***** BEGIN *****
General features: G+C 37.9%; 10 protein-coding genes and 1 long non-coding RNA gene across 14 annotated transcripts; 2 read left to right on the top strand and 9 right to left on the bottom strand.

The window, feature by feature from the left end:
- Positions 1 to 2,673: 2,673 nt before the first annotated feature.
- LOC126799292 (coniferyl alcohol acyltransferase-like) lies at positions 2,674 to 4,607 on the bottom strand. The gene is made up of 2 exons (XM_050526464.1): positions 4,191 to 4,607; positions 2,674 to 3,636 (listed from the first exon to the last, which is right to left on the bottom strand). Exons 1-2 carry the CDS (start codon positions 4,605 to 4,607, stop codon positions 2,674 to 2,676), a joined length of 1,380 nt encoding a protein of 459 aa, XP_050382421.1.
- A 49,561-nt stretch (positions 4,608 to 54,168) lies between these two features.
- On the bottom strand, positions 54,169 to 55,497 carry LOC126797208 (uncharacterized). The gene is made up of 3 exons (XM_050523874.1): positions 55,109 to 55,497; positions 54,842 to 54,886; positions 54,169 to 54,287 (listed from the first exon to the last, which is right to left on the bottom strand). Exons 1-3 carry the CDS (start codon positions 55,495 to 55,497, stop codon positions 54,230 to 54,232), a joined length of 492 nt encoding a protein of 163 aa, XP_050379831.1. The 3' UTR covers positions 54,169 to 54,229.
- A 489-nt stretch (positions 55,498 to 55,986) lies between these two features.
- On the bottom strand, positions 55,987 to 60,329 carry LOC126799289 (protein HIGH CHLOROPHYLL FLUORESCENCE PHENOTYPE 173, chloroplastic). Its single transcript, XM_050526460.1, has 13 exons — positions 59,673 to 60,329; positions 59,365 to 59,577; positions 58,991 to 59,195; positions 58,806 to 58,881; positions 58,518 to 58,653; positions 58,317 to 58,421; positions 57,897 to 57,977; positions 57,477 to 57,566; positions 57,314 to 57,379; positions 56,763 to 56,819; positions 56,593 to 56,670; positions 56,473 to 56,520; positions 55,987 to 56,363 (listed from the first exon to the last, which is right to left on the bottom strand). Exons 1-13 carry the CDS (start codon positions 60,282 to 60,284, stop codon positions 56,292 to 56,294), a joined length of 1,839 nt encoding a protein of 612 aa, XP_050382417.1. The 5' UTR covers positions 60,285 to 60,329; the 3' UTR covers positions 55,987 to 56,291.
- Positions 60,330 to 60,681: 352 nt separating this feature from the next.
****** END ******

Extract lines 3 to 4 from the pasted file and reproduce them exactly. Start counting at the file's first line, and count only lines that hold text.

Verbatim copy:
- Positions 1 to 2,673: 2,673 nt before the first annotated feature.
- LOC126799292 (coniferyl alcohol acyltransferase-like) lies at positions 2,674 to 4,607 on the bottom strand. The gene is made up of 2 exons (XM_050526464.1): positions 4,191 to 4,607; positions 2,674 to 3,636 (listed from the first exon to the last, which is right to left on the bottom strand). Exons 1-2 carry the CDS (start codon positions 4,605 to 4,607, stop codon positions 2,674 to 2,676), a joined length of 1,380 nt encoding a protein of 459 aa, XP_050382421.1.